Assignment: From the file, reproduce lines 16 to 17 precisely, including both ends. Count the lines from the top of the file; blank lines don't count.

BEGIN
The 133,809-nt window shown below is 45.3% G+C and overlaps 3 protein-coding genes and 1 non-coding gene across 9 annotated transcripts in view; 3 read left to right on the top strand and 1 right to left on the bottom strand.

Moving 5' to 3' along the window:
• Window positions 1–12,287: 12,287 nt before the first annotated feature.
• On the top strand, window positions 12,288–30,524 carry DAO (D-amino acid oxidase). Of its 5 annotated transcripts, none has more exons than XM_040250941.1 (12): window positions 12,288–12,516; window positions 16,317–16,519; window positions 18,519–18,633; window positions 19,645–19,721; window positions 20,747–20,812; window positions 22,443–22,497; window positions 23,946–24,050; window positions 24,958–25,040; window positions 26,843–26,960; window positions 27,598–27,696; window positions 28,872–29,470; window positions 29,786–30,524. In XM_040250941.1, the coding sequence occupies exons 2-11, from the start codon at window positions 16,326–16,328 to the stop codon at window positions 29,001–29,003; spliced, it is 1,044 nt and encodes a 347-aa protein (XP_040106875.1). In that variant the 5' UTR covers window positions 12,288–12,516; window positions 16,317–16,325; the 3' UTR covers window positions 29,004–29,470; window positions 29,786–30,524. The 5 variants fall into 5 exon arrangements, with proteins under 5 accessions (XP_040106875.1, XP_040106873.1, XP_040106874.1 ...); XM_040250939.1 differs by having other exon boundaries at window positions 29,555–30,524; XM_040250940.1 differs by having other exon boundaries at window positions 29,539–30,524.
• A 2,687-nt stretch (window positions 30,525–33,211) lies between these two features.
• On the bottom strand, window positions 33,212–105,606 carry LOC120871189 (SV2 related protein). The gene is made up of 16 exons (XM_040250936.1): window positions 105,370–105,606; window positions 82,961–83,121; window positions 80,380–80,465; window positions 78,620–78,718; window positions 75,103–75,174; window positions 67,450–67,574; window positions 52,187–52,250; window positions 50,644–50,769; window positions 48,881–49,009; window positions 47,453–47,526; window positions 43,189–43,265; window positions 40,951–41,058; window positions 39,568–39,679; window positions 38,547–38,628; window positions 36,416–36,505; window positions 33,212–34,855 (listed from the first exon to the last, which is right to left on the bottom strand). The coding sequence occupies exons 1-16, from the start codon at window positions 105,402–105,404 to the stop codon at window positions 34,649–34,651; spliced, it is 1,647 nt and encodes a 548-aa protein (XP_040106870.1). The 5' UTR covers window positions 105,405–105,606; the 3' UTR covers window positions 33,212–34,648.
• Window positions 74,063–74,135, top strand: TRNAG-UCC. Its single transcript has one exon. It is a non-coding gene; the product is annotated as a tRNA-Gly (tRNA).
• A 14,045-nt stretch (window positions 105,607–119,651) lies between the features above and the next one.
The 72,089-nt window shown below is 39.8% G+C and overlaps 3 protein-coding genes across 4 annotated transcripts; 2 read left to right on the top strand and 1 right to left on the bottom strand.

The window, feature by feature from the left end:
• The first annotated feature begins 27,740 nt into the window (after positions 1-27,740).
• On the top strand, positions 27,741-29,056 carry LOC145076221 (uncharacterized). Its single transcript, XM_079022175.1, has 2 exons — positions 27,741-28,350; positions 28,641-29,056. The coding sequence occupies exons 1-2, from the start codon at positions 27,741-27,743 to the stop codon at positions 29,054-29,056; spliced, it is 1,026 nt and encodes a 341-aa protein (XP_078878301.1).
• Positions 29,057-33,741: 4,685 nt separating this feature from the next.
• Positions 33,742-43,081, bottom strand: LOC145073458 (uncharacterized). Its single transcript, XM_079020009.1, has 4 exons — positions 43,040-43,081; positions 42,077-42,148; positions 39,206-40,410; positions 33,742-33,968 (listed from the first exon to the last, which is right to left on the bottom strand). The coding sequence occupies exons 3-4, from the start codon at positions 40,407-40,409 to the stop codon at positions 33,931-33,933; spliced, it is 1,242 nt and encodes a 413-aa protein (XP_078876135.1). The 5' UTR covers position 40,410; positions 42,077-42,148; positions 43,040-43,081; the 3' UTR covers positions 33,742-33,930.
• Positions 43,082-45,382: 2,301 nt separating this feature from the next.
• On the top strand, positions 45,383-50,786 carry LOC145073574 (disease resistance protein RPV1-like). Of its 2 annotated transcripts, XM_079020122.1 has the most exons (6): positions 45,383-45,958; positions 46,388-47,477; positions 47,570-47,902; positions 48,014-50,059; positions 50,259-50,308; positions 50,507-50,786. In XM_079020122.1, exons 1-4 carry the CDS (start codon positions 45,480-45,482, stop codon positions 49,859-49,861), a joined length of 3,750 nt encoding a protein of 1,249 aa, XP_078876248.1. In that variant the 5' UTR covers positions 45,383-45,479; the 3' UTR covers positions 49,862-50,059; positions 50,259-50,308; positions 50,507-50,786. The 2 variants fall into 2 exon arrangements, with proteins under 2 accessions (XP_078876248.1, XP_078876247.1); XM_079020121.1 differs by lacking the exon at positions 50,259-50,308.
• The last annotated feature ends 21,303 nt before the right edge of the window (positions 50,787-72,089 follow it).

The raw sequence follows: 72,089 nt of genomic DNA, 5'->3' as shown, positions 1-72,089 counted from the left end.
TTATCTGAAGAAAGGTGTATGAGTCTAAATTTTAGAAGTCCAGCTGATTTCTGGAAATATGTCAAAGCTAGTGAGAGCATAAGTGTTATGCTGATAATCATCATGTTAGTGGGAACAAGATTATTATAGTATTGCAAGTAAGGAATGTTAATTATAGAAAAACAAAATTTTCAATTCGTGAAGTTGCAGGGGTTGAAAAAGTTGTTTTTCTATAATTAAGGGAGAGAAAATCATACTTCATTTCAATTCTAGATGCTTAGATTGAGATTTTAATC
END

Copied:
• On the top strand, positions 45,383-50,786 carry LOC145073574 (disease resistance protein RPV1-like). Of its 2 annotated transcripts, XM_079020122.1 has the most exons (6): positions 45,383-45,958; positions 46,388-47,477; positions 47,570-47,902; positions 48,014-50,059; positions 50,259-50,308; positions 50,507-50,786. In XM_079020122.1, exons 1-4 carry the CDS (start codon positions 45,480-45,482, stop codon positions 49,859-49,861), a joined length of 3,750 nt encoding a protein of 1,249 aa, XP_078876248.1. In that variant the 5' UTR covers positions 45,383-45,479; the 3' UTR covers positions 49,862-50,059; positions 50,259-50,308; positions 50,507-50,786. The 2 variants fall into 2 exon arrangements, with proteins under 2 accessions (XP_078876248.1, XP_078876247.1); XM_079020121.1 differs by lacking the exon at positions 50,259-50,308.
• The last annotated feature ends 21,303 nt before the right edge of the window (positions 50,787-72,089 follow it).